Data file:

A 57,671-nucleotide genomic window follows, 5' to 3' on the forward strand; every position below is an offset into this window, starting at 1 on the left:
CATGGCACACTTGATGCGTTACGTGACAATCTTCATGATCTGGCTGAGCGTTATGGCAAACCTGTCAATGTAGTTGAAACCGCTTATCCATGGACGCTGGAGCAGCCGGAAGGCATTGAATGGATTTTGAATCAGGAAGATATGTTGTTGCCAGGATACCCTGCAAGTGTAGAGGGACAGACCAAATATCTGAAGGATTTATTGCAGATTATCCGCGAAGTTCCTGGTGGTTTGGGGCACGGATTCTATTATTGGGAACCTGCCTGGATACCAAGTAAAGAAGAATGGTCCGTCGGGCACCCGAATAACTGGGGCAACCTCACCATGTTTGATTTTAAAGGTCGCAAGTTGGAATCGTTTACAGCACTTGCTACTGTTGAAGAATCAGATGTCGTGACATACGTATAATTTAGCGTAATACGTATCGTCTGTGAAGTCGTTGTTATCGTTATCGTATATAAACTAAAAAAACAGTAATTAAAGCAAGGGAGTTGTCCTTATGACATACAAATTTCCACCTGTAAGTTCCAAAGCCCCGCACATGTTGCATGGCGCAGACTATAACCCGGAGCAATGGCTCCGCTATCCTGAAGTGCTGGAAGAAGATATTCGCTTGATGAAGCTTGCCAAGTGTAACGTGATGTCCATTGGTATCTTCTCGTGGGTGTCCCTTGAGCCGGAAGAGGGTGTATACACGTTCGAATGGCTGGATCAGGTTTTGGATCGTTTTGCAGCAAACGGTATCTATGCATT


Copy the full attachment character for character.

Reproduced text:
A 57,671-nucleotide genomic window follows, 5' to 3' on the forward strand; every position below is an offset into this window, starting at 1 on the left:
CATGGCACACTTGATGCGTTACGTGACAATCTTCATGATCTGGCTGAGCGTTATGGCAAACCTGTCAATGTAGTTGAAACCGCTTATCCATGGACGCTGGAGCAGCCGGAAGGCATTGAATGGATTTTGAATCAGGAAGATATGTTGTTGCCAGGATACCCTGCAAGTGTAGAGGGACAGACCAAATATCTGAAGGATTTATTGCAGATTATCCGCGAAGTTCCTGGTGGTTTGGGGCACGGATTCTATTATTGGGAACCTGCCTGGATACCAAGTAAAGAAGAATGGTCCGTCGGGCACCCGAATAACTGGGGCAACCTCACCATGTTTGATTTTAAAGGTCGCAAGTTGGAATCGTTTACAGCACTTGCTACTGTTGAAGAATCAGATGTCGTGACATACGTATAATTTAGCGTAATACGTATCGTCTGTGAAGTCGTTGTTATCGTTATCGTATATAAACTAAAAAAACAGTAATTAAAGCAAGGGAGTTGTCCTTATGACATACAAATTTCCACCTGTAAGTTCCAAAGCCCCGCACATGTTGCATGGCGCAGACTATAACCCGGAGCAATGGCTCCGCTATCCTGAAGTGCTGGAAGAAGATATTCGCTTGATGAAGCTTGCCAAGTGTAACGTGATGTCCATTGGTATCTTCTCGTGGGTGTCCCTTGAGCCGGAAGAGGGTGTATACACGTTCGAATGGCTGGATCAGGTTTTGGATCGTTTTGCAGCAAACGGTATCTATGCATT